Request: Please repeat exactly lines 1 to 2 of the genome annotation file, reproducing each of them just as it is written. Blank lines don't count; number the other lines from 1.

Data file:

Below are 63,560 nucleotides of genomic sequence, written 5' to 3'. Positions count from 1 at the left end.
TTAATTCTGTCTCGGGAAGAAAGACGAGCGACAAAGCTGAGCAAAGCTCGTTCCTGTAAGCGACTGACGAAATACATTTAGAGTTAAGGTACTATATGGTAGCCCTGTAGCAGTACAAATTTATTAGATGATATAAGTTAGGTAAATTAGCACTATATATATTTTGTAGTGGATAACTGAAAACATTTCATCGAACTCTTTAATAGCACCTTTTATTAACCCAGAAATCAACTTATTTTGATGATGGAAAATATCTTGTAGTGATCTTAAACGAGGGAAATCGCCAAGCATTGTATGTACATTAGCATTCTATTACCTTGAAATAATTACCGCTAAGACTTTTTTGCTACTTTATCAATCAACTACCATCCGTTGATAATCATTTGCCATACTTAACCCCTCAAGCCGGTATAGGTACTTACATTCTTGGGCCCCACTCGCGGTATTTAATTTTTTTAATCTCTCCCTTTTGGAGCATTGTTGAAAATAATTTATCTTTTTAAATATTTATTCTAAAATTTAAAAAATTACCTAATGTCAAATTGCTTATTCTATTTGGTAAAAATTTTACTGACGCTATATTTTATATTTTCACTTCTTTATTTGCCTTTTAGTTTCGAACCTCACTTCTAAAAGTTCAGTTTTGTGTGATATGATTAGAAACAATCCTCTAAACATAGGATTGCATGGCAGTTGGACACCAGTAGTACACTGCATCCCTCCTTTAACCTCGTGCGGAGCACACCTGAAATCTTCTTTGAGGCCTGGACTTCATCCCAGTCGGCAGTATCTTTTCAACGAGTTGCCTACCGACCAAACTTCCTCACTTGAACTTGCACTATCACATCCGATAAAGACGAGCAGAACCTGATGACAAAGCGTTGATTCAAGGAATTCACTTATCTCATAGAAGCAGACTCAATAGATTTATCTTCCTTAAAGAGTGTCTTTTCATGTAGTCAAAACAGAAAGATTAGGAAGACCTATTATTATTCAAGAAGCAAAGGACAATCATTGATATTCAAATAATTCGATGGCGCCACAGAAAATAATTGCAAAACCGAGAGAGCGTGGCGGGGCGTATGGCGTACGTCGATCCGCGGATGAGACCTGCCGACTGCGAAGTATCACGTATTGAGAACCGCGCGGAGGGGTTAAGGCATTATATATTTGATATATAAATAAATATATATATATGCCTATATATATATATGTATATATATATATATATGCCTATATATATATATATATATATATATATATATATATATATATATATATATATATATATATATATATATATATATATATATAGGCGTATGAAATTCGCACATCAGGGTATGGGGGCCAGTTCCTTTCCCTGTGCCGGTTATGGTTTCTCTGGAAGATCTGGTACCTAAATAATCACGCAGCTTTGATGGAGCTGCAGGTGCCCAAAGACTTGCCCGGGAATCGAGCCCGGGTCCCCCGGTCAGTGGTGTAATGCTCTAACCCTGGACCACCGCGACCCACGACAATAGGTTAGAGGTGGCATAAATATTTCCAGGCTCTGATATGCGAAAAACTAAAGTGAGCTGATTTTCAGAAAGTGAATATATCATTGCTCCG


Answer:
Below are 63,560 nucleotides of genomic sequence, written 5' to 3'. Positions count from 1 at the left end.
TTAATTCTGTCTCGGGAAGAAAGACGAGCGACAAAGCTGAGCAAAGCTCGTTCCTGTAAGCGACTGACGAAATACATTTAGAGTTAAGGTACTATATGGTAGCCCTGTAGCAGTACAAATTTATTAGATGATATAAGTTAGGTAAATTAGCACTATATATATTTTGTAGTGGATAACTGAAAACATTTCATCGAACTCTTTAATAGCACCTTTTATTAACCCAGAAATCAACTTATTTTGATGATGGAAAATATCTTGTAGTGATCTTAAACGAGGGAAATCGCCAAGCATTGTATGTACATTAGCATTCTATTACCTTGAAATAATTACCGCTAAGACTTTTTTGCTACTTTATCAATCAACTACCATCCGTTGATAATCATTTGCCATACTTAACCCCTCAAGCCGGTATAGGTACTTACATTCTTGGGCCCCACTCGCGGTATTTAATTTTTTTAATCTCTCCCTTTTGGAGCATTGTTGAAAATAATTTATCTTTTTAAATATTTATTCTAAAATTTAAAAAATTACCTAATGTCAAATTGCTTATTCTATTTGGTAAAAATTTTACTGACGCTATATTTTATATTTTCACTTCTTTATTTGCCTTTTAGTTTCGAACCTCACTTCTAAAAGTTCAGTTTTGTGTGATATGATTAGAAACAATCCTCTAAACATAGGATTGCATGGCAGTTGGACACCAGTAGTACACTGCATCCCTCCTTTAACCTCGTGCGGAGCACACCTGAAATCTTCTTTGAGGCCTGGACTTCATCCCAGTCGGCAGTATCTTTTCAACGAGTTGCCTACCGACCAAACTTCCTCACTTGAACTTGCACTATCACATCCGATAAAGACGAGCAGAACCTGATGACAAAGCGTTGATTCAAGGAATTCACTTATCTCATAGAAGCAGACTCAATAGATTTATCTTCCTTAAAGAGTGTCTTTTCATGTAGTCAAAACAGAAAGATTAGGAAGACCTATTATTATTCAAGAAGCAAAGGACAATCATTGATATTCAAATAATTCGATGGCGCCACAGAAAATAATTGCAAAACCGAGAGAGCGTGGCGGGGCGTATGGCGTACGTCGATCCGCGGATGAGACCTGCCGACTGCGAAGTATCACGTATTGAGAACCGCGCGGAGGGGTTAAGGCATTATATATTTGATATATAAATAAATATATATATATGCCTATATATATATATGTATATATATATATATATGCCTATATATATATATATATATATATATATATATATATATATATATATATATATATATATATATATATATATATATATATATAGGCGTATGAAATTCGCACATCAGGGTATGGGGGCCAGTTCCTTTCCCTGTGCCGGTTATGGTTTCTCTGGAAGATCTGGTACCTAAATAATCACGCAGCTTTGATGGAGCTGCAGGTGCCCAAAGACTTGCCCGGGAATCGAGCCCGGGTCCCCCGGTCAGTGGTGTAATGCTCTAACCCTGGACCACCGCGACCCACGACAATAGGTTAGAGGTGGCATAAATATTTCCAGGCTCTGATATGCGAAAAACTAAAGTGAGCTGATTTTCAGAAAGTGAATATATCATTGCTCCG